The effect of horizontal pay dispersion on the effectiveness of performance-based incentives
Isabella Grabner () and
Melissa A. Martin ()
No 06/2020, Department for Strategy and Innovation Working Paper Series from WU Vienna University of Economics and Business
In response to general calls for increased transparency in society, pay transparency policies are growing in importance. Given that pay transparency unavoidably gives employees the opportunity to make comparisons between themselves and others, in this study we address the question of how these comparisons impact the incentive effects of performance contingent pay, and consequently their performance outcomes. Specifically, we empirically examine whether horizontal pay dispersion alters the effectiveness of performance-based pay contracts, which firms typically use to incentivize effort. Exploiting our unique access to a large healthcare provider, we document the moderating role of horizontal pay dispersion on the effectiveness of individual monetary incentives at generating increased individual performance. To provide a more nuanced understanding of the moderating effect of pay dispersion, we further examine the boundary conditions of the proposed interaction. In particular, we examine the differential effect of overall pay dispersion on employees that rank high versus low in the pay distribution and disaggregate overall pay dispersion into performance-related versus performance-unrelated pay dispersion. Our findings consistently show a positive moderating effect of pay dispersion when employees are more likely to consider the observed pay dispersion as legitimate, and a negative moderation effect when this is less likely the case. Our study strengthens the understanding of how individual level incentives function in the context of a multi-person firm setting. Our results document that individual incentives are effective, but also suggest that pay dispersion can have a significant influence on the incentive-performance relation. These findings provide some evidence that individuals are concerned not only with their own payout, but also with that of others, and that this concern has a significant impact on individual’s effort provision, and consequently performance.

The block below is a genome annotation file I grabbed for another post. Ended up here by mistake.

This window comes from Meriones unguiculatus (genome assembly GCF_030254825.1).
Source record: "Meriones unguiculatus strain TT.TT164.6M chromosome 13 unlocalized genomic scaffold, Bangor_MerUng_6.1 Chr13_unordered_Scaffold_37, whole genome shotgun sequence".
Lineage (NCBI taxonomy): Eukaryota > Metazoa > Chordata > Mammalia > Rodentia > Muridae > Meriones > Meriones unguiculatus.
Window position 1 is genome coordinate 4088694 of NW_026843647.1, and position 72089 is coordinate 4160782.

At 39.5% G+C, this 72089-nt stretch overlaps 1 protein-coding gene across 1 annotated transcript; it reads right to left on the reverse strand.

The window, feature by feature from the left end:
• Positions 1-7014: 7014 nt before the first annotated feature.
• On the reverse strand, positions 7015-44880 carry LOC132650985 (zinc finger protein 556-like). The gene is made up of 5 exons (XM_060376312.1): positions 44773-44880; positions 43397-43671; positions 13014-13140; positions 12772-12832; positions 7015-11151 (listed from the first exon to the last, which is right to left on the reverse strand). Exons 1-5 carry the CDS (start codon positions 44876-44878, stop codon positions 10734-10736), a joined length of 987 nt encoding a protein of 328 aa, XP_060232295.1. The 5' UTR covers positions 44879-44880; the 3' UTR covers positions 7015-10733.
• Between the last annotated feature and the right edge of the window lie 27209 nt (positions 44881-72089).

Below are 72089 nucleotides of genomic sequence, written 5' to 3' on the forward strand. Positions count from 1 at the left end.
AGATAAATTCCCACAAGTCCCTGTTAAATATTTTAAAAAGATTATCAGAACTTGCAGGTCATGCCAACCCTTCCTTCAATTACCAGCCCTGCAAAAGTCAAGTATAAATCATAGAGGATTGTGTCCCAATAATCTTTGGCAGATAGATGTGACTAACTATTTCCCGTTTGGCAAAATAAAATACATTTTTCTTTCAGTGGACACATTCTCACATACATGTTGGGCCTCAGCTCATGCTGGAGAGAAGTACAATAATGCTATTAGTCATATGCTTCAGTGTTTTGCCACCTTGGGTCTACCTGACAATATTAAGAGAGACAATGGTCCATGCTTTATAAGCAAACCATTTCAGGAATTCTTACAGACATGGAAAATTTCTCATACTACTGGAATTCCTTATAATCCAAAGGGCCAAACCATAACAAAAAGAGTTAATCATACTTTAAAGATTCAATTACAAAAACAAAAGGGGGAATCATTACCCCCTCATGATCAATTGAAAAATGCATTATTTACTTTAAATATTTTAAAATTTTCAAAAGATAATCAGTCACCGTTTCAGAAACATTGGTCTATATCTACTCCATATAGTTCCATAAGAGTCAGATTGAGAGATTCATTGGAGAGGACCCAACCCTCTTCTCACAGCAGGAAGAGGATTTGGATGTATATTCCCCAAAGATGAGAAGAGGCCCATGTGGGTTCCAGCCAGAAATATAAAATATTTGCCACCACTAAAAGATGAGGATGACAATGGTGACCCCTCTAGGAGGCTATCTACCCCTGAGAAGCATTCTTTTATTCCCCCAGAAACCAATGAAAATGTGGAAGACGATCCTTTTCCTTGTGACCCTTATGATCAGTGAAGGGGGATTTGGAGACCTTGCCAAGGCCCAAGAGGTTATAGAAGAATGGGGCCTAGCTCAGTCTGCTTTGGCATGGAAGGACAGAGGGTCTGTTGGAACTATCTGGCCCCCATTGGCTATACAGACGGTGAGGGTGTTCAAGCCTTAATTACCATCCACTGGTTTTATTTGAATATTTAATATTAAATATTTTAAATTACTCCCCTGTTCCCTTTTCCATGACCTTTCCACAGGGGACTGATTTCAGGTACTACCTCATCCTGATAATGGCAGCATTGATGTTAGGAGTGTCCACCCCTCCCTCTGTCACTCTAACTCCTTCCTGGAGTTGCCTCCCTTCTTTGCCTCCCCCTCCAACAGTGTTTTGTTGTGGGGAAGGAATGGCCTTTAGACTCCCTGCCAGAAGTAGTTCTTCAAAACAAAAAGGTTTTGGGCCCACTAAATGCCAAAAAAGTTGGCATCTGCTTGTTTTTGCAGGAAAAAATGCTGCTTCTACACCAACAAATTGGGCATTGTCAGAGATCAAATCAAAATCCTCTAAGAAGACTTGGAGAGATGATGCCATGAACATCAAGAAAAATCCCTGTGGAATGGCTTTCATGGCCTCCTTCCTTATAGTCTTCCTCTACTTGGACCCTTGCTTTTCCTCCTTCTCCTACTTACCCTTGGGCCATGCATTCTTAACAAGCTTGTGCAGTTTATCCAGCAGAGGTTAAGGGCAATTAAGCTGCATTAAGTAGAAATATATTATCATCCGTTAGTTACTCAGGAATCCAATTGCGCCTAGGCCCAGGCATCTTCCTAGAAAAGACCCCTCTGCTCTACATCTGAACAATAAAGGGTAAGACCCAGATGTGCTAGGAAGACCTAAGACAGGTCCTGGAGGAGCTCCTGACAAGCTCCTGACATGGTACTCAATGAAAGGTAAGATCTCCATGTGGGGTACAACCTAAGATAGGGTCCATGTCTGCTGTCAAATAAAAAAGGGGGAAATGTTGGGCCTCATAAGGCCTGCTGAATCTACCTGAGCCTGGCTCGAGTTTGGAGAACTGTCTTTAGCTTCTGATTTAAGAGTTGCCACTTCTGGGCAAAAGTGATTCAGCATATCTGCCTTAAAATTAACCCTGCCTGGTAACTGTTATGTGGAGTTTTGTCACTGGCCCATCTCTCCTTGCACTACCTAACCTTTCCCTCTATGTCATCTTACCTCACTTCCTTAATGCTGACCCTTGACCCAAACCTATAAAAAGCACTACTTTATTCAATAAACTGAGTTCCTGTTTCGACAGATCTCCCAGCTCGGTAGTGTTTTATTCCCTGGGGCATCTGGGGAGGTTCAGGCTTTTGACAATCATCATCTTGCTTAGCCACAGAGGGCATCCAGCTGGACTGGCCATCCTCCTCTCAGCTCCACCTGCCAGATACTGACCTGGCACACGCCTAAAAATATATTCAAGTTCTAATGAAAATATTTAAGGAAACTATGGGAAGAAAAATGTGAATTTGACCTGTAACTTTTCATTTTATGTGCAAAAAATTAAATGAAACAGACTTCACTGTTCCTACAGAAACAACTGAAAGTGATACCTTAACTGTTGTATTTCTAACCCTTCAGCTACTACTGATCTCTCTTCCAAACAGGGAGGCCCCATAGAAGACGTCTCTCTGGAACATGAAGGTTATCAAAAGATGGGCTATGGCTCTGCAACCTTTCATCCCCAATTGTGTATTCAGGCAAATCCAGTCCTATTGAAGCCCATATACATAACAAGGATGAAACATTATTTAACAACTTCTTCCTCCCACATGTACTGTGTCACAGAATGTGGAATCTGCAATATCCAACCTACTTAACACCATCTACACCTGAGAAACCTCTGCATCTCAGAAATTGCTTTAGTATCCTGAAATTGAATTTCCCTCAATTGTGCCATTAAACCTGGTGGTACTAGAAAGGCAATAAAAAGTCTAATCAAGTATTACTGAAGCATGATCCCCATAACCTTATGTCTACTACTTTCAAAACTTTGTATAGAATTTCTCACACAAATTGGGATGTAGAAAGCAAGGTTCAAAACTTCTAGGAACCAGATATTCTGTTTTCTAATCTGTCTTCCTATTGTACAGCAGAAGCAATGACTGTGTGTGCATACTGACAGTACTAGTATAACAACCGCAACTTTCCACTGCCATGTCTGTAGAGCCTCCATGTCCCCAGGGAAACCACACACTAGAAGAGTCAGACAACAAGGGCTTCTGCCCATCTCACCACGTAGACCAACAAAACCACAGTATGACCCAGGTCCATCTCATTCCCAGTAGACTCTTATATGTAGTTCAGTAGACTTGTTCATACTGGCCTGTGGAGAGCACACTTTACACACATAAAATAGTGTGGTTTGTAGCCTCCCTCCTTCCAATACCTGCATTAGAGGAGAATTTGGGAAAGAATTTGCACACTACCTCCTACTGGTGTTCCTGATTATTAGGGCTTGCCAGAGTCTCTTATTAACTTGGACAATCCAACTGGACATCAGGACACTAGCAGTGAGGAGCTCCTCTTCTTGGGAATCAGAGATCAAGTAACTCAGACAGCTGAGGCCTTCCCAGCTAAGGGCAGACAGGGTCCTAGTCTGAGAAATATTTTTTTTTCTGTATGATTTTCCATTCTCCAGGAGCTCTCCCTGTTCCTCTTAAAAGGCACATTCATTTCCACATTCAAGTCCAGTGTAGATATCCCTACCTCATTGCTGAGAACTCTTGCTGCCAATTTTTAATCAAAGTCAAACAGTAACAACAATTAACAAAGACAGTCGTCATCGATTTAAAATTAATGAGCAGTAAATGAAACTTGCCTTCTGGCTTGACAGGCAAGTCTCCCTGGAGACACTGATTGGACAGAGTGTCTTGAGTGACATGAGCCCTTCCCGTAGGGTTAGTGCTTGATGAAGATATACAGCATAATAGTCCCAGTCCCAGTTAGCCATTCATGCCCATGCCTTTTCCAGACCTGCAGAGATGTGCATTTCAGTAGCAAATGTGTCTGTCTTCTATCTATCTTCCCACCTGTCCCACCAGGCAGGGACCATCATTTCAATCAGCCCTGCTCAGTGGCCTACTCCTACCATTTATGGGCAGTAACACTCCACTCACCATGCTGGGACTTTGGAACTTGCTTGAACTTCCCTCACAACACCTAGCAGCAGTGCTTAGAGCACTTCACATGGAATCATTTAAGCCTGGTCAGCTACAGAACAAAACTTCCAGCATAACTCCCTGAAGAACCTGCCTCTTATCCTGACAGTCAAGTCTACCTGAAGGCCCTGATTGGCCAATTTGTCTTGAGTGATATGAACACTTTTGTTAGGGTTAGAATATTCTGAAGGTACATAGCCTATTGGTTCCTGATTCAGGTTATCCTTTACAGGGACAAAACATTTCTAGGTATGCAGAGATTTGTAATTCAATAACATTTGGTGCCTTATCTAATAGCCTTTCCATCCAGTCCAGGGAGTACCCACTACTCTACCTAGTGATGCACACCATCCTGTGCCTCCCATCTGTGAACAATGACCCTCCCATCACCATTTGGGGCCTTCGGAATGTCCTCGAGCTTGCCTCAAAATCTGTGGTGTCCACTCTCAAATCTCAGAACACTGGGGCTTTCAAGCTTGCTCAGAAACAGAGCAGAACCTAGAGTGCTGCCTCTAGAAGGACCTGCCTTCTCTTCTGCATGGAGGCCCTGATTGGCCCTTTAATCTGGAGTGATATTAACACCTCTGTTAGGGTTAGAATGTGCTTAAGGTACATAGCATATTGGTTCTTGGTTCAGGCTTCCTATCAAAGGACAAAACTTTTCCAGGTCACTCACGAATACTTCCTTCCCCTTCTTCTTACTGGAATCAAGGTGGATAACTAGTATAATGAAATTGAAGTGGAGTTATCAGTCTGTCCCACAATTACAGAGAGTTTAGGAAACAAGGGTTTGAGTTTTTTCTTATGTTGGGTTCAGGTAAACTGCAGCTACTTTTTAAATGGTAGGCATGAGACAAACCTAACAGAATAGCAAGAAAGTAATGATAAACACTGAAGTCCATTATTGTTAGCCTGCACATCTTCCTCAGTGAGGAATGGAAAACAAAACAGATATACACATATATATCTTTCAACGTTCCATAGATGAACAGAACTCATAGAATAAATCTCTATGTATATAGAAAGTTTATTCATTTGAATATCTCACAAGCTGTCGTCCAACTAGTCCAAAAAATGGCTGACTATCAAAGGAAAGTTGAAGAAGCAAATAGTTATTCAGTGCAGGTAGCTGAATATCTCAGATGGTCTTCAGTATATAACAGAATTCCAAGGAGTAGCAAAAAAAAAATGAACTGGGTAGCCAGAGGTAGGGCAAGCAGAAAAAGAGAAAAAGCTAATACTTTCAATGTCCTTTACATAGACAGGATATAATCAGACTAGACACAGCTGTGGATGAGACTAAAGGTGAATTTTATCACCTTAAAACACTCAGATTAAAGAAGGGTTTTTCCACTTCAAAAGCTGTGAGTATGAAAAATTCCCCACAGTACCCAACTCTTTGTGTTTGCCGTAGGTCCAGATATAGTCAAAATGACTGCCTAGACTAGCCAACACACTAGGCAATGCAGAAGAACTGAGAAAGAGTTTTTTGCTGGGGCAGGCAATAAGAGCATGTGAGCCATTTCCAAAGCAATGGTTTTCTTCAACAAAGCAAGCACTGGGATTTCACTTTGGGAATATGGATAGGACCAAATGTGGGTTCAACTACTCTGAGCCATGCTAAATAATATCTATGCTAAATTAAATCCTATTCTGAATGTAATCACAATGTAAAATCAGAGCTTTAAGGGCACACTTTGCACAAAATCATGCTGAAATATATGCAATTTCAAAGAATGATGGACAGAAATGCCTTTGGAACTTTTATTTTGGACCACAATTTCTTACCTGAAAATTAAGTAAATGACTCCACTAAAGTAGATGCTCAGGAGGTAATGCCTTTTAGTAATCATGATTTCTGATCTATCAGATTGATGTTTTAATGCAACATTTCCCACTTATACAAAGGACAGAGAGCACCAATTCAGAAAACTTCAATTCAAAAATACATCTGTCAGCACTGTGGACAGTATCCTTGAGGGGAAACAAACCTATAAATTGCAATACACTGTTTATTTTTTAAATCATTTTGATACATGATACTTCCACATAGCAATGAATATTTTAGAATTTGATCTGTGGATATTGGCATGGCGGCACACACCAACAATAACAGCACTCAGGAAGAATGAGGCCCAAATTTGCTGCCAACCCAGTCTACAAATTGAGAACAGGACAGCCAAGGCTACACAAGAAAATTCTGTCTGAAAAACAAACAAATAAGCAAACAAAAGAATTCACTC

Keywords: Incentive compensation; pay-for-performance sensitivity; social comparisons; pay dispersion; pay transparency (search for similar items in EconPapers)
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